nfyr lkfgR; vkSj lkfgR; ds bfrgkl n”kZu dh leL;kvksa ij ckr djrs gq, nfyr lkfgR; dks lkfgR; ds uke ij fufeZr lkaLd`frd lkoZHkkSe dk var gksuk dgk gSA blh vFkZ esa lkfgR; dks var dk lkfgR; Hkh dgk gS ¼i`’B 128½A esjk loky ;g gS fd D;k tks nwljs lkfgR; fy[ks x, os tkfrxr fo”ks’krkvksa ls eqDr Fks\ os fy[krs gSa fd nfyr ys[kd nfyr lkfgR;sbfrgkl esa dksbZ fnypLih ugha j[krs gSa D;ksafd bfrgkl fy[kus ds fy, mUgsa ,sfrgklfld ifjizs{; ls xqtjuk iM+sxk] dksbZ izpfyr bfrgkl n`f’V pquuh iM+sxh] blls mUgsa xgjh vkReihM+k ls xqtjuk iM+sxkA eksgunkl uSfeljk; tSls nfyr fopkjd bl fn”kk esa iz;kljr gSaA nwljk] xgjh vkReihM+k ls xqtjus okyh ckr ij eqnZfg;k vkSj e.khdf.kZdk fy[kus okys nfyr fpard izksÛ rqylhjke us dgk gS fd nfyr vkRedFkk,a fy[kh ugha jks;h tkrh gSaA rks tc ,d ckj ml vkReihM+k ls xqtj vk,a gSa rks bfrgkl fy[kus dh vksj D;ksa ugha izo`Ÿk gksaxsA tc os L=h lkfgR; vkSj bfrgkl n”kZu dh leL;kvksa ij ckr djrs gSa rks ogka L=h dks ,d vyx <ax ls ns[kus dh odkyr djrs gSaA L=hoknh foe”kZ ds reke igyqvksa ij ckr djrs gq, Hkh tkfrxr HksnHkko dh ckr ugha djrs gSaA L=h lkfgR;sfrgkl ys[ku esa vHkh rd tks iz;kl gq, gSa mu ij fdrkc esa dksbZ ppkZ ugha feyrh gSA L=h foe”kZ ij Hkkjr dks if”pe ls bl :i esa vyxkrs gSa fd ;gka fganw /keZ esa “kfDr laiznk; ds uke ls tks nk”kZfud&/kkfeZd ijaijk gS og L=h dks L=h ds lanHkZ esa gh ns[krh gSA bls FkksM+k foLrkj ls fy[kus dh vko”;drk FkhA L=h ijaijk dks “kfDr ijaijk ls ns[kus dh ckr djrs gSa tks dsoy Hkkjr ds nk”kZfud ijaijk dh ,d vyx fo”ks’krk gSA L=h lkfgR; ijaijk vkSj L=h lkfgR; ds bfrgkl ds fuekZ.k ds fy, ;g lq>ko is”k fd;k x;k gS fd gesa Hkkjrh; ijaijk esa mu lkfgR;:iksa vkSj “kSfy;ksa dh [kkst djuh pkfg, ftudk fuekZ.k vkSjrksa us fd;k gS vkSj tks vkSjrksa ds lkFk os [kklrkSj ij tqM+s gSaA iz”u gS fd ,slh dkSu lh fo/kk,a gks ldrh gSa\ ;gka Hkh dqN mnkgj.k gksrs rks ckr vkSj vPNs <ax ls le> esa vkrhA nwljk] os fyax ds lkFk fo/kk vkSj “kSfy;ksa dks tksM+dj i<+us dh ijaijk vkSj “kkL= dk fuekZ.k djus dh ckr djrs gSaA ;s ckrsa vxj vkSj Li’V :i esa lkeus vkrh rks gekjh le>nkjh vkSj vf/kd fodflr gksrhA tc *ckjMkalj* ds ek/;e ls ;g dgrs gSa fd ;g fL=;ksa dk viuk pquk gqvk is”kk gS bls uSfrdrk ls tksM+dj ugha ns[kuk pkfg,] rks ;gka ij dgk tk ldrk gS ;g dqN efgykvksa ds lanHkZ esa lgh lkfcr gks ldrk gS ij lHkh ds lanHkZ esa ughaA L+=h Je ds ckjs esa vHkh rd dksbZ loZekU; /kkj.kk fodflr ugha gqqbZ gS blfy, ckjMkalj] fdjk, dh dks[k] dkWyxyZ vkfn u, L=h “kks’k.k ds :iksa ij ,d le>nkjh fodflr djus dh vko”;drk gS] bl fdrkc esa Hkh bu iz”uksa dks vuqRrfjr NksM+ fn;k x;k gSA fdrkc esa dqN fizafVx dh xyfr;ka fn[kkbZ iM+rh gSaA iqLrd esa vaxzsth Hkk’kk ds “kCnksa dk [kqydj iz;ksx fd;k x;k gS tSls dUosU”ku] QS”ksuscqy] tsuqbu] iSjkMkbe f”k¶V] dE;qfudsV] ekldYpj] fQuksfeuk] fotu] ekWMy] dkEku”ksal] dsVsxjh] dusDV] ehfM;e] eklehfM;k] izeksVj] uksfVl] izksMDV] dSlsV baMLVªh] lhfj;y] dSejs] VSftd daVªkfMDlUl] fM¶;wt] fMQjsal] jsIpj] ck;ujh viksft”ku vkfnA dqy feykdj dgk tk ldrk gS fganh lkfgR; dk bfrgkl vkSj vk/kqfud lkfgR; ds u, lokyksa dks le>us ds fy, ;g iqLrd f”k{kdksa vkSj Nk=ksa ds fy, csgn mi;ksxh gSA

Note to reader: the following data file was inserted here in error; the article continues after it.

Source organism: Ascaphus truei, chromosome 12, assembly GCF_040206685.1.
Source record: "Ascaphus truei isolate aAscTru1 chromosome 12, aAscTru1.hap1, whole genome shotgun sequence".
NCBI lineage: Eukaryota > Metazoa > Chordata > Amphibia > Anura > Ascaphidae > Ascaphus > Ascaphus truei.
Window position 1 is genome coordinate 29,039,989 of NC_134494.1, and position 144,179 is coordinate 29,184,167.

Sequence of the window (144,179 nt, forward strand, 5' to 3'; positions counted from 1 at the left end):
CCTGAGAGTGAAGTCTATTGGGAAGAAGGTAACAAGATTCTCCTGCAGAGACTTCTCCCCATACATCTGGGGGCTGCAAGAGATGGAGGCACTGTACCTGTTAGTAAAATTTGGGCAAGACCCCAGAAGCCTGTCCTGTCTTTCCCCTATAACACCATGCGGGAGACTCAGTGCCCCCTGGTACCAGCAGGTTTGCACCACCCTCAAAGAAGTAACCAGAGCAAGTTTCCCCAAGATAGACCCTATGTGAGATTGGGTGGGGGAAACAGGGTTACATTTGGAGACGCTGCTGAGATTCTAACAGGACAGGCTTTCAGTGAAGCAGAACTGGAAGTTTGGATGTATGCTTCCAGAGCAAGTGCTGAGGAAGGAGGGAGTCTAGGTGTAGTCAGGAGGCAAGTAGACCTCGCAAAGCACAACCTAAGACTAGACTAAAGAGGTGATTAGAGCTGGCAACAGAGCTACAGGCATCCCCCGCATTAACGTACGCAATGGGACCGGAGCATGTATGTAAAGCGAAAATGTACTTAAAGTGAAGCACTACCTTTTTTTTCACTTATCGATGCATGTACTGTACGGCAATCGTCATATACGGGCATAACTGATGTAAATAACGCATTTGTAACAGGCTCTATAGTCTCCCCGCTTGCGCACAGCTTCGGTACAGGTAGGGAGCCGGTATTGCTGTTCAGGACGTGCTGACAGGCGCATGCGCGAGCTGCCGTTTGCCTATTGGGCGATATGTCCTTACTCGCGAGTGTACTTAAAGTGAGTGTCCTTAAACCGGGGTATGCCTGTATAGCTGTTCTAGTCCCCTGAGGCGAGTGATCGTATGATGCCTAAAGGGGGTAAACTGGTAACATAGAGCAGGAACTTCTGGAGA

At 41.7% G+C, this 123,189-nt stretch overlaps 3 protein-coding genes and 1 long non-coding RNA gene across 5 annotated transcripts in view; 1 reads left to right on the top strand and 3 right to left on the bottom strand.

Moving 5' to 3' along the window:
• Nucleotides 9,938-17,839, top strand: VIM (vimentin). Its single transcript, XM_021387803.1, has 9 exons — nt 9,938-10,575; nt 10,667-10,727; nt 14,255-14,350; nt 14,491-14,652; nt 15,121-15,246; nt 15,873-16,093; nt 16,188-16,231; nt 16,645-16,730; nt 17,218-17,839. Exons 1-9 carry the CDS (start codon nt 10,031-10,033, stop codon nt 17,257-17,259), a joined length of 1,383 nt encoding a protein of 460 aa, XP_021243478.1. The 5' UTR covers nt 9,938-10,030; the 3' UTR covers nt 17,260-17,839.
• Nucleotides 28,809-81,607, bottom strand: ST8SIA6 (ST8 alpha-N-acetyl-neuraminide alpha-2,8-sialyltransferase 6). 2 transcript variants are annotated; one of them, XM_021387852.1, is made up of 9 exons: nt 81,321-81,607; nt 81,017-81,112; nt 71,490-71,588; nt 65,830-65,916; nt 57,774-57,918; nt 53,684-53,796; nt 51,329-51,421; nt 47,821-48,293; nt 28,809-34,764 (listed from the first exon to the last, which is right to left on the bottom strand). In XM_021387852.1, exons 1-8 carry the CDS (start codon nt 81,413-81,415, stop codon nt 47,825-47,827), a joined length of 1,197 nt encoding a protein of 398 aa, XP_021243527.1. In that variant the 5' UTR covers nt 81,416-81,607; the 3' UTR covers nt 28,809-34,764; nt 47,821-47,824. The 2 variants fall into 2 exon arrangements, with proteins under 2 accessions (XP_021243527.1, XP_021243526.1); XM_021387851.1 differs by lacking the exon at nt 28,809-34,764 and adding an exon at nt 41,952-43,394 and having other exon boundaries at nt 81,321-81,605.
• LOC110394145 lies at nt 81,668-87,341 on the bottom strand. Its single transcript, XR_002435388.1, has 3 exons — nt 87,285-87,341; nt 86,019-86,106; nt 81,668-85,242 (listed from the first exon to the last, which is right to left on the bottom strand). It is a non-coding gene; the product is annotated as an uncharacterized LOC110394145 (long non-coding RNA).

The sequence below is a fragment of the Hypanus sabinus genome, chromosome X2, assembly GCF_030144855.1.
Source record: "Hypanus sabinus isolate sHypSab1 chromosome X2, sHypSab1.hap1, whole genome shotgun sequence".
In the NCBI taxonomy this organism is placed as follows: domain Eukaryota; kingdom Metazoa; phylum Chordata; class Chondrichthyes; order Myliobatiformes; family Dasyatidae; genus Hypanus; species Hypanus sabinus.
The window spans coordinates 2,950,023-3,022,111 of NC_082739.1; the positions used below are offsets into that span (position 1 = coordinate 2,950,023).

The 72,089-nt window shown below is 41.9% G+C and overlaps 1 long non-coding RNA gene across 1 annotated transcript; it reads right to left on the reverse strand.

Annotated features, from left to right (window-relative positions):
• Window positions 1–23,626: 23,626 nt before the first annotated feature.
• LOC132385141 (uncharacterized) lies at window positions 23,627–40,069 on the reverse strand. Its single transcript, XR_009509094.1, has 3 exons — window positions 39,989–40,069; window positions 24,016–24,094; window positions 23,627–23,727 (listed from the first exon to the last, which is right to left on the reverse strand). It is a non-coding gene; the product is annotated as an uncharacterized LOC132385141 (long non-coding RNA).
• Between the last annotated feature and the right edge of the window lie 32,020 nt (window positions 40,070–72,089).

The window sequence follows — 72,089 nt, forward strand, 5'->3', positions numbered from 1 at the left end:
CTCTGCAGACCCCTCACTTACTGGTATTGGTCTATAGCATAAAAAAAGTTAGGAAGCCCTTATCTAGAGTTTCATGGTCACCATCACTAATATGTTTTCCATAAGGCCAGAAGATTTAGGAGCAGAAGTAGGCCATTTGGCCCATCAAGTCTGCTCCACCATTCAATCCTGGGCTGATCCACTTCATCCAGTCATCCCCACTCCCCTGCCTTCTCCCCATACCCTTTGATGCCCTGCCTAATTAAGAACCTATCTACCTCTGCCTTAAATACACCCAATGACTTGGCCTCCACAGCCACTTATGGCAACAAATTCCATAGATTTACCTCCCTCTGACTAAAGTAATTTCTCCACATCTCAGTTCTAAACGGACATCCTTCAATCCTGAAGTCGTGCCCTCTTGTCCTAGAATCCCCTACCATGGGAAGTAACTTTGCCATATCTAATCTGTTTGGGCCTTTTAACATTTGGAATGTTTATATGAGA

jathrk ljkst
,efQy fgUnh]
Tkokgj yky usg: fo”ofo|ky;] ubZ fnYYkh

सिनेमा के चार अध्याय, डॉ टी शशिधरंन, वाणी प्रकाशन, 2014

Reviews, Vol I, Issue V
पुस्तक समीक्षा